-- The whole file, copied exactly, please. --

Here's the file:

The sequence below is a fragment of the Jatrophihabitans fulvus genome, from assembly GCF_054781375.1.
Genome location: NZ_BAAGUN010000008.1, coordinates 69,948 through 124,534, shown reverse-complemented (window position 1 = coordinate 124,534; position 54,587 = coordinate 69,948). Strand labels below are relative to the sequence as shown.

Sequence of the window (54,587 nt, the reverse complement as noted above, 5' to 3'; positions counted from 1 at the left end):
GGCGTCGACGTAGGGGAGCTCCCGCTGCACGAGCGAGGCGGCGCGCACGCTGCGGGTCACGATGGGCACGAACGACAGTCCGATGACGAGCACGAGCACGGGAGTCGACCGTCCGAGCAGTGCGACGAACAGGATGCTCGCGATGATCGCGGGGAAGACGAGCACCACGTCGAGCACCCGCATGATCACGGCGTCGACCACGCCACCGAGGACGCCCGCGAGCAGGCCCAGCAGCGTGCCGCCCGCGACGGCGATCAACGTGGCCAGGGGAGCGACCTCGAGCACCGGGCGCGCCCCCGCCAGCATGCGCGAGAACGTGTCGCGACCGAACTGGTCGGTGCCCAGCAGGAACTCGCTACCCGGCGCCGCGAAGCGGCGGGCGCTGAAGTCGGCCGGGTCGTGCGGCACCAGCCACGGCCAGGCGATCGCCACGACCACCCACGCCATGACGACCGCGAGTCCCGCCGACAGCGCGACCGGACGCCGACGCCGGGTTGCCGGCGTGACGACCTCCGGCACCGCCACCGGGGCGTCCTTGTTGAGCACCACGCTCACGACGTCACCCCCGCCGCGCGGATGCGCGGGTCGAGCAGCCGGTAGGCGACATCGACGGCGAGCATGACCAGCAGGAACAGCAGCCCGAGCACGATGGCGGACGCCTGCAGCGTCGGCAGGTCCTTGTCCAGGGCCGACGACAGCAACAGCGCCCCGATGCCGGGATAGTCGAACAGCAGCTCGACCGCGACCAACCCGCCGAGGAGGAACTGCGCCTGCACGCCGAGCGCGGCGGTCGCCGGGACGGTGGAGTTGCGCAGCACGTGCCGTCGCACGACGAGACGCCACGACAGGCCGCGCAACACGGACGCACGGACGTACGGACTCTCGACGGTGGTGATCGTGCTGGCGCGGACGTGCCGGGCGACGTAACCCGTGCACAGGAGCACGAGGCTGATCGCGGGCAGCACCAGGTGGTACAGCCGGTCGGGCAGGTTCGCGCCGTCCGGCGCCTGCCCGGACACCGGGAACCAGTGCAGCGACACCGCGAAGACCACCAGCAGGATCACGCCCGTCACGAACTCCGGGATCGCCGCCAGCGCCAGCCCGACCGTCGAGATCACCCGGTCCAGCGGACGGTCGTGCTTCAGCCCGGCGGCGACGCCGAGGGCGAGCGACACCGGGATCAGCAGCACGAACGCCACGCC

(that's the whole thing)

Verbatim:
The sequence below is a fragment of the Jatrophihabitans fulvus genome, from assembly GCF_054781375.1.
Genome location: NZ_BAAGUN010000008.1, coordinates 69,948 through 124,534, shown reverse-complemented (window position 1 = coordinate 124,534; position 54,587 = coordinate 69,948). Strand labels below are relative to the sequence as shown.

Sequence of the window (54,587 nt, the reverse complement as noted above, 5' to 3'; positions counted from 1 at the left end):
GGCGTCGACGTAGGGGAGCTCCCGCTGCACGAGCGAGGCGGCGCGCACGCTGCGGGTCACGATGGGCACGAACGACAGTCCGATGACGAGCACGAGCACGGGAGTCGACCGTCCGAGCAGTGCGACGAACAGGATGCTCGCGATGATCGCGGGGAAGACGAGCACCACGTCGAGCACCCGCATGATCACGGCGTCGACCACGCCACCGAGGACGCCCGCGAGCAGGCCCAGCAGCGTGCCGCCCGCGACGGCGATCAACGTGGCCAGGGGAGCGACCTCGAGCACCGGGCGCGCCCCCGCCAGCATGCGCGAGAACGTGTCGCGACCGAACTGGTCGGTGCCCAGCAGGAACTCGCTACCCGGCGCCGCGAAGCGGCGGGCGCTGAAGTCGGCCGGGTCGTGCGGCACCAGCCACGGCCAGGCGATCGCCACGACCACCCACGCCATGACGACCGCGAGTCCCGCCGACAGCGCGACCGGACGCCGACGCCGGGTTGCCGGCGTGACGACCTCCGGCACCGCCACCGGGGCGTCCTTGTTGAGCACCACGCTCACGACGTCACCCCCGCCGCGCGGATGCGCGGGTCGAGCAGCCGGTAGGCGACATCGACGGCGAGCATGACCAGCAGGAACAGCAGCCCGAGCACGATGGCGGACGCCTGCAGCGTCGGCAGGTCCTTGTCCAGGGCCGACGACAGCAACAGCGCCCCGATGCCGGGATAGTCGAACAGCAGCTCGACCGCGACCAACCCGCCGAGGAGGAACTGCGCCTGCACGCCGAGCGCGGCGGTCGCCGGGACGGTGGAGTTGCGCAGCACGTGCCGTCGCACGACGAGACGCCACGACAGGCCGCGCAACACGGACGCACGGACGTACGGACTCTCGACGGTGGTGATCGTGCTGGCGCGGACGTGCCGGGCGACGTAACCCGTGCACAGGAGCACGAGGCTGATCGCGGGCAGCACCAGGTGGTACAGCCGGTCGGGCAGGTTCGCGCCGTCCGGCGCCTGCCCGGACACCGGGAACCAGTGCAGCGACACCGCGAAGACCACCAGCAGGATCACGCCCGTCACGAACTCCGGGATCGCCGCCAGCGCCAGCCCGACCGTCGAGATCACCCGGTCCAGCGGACGGTCGTGCTTCAGCCCGGCGGCGACGCCGAGGGCGAGCGACACCGGGATCAGCAGCACGAACGCCACGCC